Having grown up in foster homes, junior Tori Wichman, member of the track and field team, experienced the foster care system’s many shortcomings firsthand. Because of this, Wichman developed a deep passion from a young age for helping other children in foster care. It is her dream to fight biases that keep foster children from thriving.
“After growing up in the foster care system I realized that it is a system with great intentions; but it leads children to fail, and since investing in children is the same as investing in the future, I know I want to cultivate some type of reform or make some kind of change within the system,” Wichman said in an email.
Now, her dreams are being realized. This past summer, Wichman interned with the Congressional Coalition on Adoption Institution, better known as CCAI, in Washington, D.C. There, she wrote a policy that she presented to Congress and White House policy staffers. The policy emphasized providing foster children with an advocate for their best interests and on eliminating stereotypes by creating a national awareness day for foster children. Wichman said the negative stereotypes projected on foster children discourage them from reaching their full potential. This psychologically-proven phenomenon is known as stereotype threat.
According to Promises2Kids, a nonprofit organization dedicated to improving the lives of foster children, less than 50 percent of children in foster care graduate high school and less than 3 percent complete a bachelor’s degree. During Wichman’s time in the foster care system, she was told that she would become what the statistics predicted — uneducated, unemployed, a single mother, a drug addict, or on welfare.
“Unfortunately, all of those characteristics make sense when one looks at the statistics of foster children,” Wichman said in an email. “This infuriated me, but also made me passionate about improving the foster care system and inspiring current and future foster youth to do the same. The statistics in regards to foster children are very saddening, but they do not have to be.”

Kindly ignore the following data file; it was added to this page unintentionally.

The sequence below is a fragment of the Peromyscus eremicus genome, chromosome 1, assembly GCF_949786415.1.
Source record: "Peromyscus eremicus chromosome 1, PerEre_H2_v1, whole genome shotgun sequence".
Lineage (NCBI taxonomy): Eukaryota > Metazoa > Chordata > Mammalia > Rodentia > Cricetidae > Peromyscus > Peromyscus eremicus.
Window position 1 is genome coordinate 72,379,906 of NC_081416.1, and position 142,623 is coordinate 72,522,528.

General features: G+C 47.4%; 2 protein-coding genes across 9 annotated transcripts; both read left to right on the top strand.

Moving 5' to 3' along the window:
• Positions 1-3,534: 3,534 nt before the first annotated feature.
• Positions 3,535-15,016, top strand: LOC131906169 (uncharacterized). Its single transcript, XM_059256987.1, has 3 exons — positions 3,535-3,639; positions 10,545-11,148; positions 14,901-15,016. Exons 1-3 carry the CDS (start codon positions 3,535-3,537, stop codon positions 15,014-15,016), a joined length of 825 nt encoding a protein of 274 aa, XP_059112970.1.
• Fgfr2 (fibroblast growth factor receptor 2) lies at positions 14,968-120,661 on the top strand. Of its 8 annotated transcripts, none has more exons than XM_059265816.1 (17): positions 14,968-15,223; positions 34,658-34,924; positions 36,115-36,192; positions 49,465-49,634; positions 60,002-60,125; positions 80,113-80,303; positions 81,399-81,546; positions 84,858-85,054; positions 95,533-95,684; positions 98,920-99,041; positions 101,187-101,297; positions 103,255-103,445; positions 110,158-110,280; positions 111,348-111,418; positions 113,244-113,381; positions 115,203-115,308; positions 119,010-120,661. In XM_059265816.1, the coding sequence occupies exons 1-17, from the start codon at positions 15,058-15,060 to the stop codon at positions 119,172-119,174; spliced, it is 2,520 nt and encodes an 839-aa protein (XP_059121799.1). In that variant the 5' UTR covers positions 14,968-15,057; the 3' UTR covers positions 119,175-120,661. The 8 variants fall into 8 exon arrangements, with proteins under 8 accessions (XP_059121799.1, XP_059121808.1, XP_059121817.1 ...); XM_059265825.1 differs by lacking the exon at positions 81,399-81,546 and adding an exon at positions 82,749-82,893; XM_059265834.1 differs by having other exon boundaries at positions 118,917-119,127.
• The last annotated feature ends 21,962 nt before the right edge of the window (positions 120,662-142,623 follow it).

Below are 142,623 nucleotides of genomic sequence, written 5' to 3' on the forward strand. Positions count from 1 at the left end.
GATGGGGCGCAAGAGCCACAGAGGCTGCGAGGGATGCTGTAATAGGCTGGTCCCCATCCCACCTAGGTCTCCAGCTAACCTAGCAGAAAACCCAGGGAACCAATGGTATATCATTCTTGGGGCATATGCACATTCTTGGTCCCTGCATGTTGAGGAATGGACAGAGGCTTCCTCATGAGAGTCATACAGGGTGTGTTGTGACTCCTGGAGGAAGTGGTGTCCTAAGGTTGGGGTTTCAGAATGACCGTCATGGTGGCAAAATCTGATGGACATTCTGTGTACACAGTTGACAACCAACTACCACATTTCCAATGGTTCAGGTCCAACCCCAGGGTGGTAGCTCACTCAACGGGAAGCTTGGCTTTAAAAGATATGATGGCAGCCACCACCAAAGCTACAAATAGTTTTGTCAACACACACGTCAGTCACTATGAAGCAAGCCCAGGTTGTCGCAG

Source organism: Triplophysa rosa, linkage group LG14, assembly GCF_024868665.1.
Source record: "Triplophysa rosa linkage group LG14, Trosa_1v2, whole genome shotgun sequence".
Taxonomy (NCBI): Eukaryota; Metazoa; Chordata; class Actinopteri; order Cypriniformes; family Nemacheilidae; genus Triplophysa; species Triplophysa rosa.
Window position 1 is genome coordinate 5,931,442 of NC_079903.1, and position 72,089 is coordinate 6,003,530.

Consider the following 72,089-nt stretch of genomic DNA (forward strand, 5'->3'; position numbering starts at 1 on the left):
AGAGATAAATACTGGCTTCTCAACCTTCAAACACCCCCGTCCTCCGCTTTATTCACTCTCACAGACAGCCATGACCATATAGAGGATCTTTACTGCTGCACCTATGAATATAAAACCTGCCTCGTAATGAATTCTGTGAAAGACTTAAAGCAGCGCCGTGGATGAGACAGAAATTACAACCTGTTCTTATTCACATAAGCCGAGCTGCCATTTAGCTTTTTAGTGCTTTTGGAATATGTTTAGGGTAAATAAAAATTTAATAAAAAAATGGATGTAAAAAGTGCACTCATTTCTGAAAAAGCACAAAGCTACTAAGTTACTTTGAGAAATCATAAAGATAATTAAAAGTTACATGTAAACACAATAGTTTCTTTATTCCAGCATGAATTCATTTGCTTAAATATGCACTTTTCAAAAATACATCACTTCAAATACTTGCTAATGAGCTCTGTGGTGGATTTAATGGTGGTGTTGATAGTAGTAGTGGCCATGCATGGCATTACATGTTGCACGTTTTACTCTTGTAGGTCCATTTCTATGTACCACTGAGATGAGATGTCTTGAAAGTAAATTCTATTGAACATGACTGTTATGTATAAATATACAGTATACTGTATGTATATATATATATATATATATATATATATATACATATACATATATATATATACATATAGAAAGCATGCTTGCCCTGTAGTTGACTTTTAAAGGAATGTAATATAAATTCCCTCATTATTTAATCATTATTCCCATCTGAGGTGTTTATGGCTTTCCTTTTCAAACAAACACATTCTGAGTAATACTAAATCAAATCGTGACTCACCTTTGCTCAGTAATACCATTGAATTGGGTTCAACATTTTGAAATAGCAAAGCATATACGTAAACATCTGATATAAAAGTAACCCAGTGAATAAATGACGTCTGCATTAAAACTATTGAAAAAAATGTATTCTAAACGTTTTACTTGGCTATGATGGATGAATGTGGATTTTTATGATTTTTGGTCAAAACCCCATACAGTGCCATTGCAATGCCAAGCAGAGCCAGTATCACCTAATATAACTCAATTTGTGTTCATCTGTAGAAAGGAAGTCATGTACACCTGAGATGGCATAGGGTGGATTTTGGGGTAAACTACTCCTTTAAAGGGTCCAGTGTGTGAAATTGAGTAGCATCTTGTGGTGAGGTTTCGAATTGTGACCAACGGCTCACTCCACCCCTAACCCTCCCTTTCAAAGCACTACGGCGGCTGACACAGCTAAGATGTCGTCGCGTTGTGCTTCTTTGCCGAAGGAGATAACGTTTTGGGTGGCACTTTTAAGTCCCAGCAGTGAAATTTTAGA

Wichman herself has proved that children in foster care can succeed. Andrew Towne, head coach of cross country and track and field, said he has never had a student as thorough as Wichman. He said she does anything she needs to be successful, including during her time in Washington, D.C.
“It was not just another summer internship, it was something that touched her,” Towne said. “I have no doubt she will do really well in that field.”
When Wichman came to Hillsdale, she anticipated becoming a family counselor for foster or adopted youth and their families. Since then, however, she has decided to pursue policy in order to understand and be able to advocate for changes in the foster youth system.
Wichman has also volunteered with Children’s Lantern, a nonprofit organization that helps orphans and children in foster care.
“Tori wants to see every child get what they need to thrive because there were people in her life that helped her rise up to the level she is,” said Adam Tracy, co-director of Children’s Lantern, in an email. “She is equipping herself and the people around her to gain passion for the kids. She is using her voice to change the world.”
Wichman credits her family, coaches, and church for supporting her in her work.
“God’s goodness and granting of my family, mentor, coaches, and church has equipped me to get where I am,” Wichman said in an email.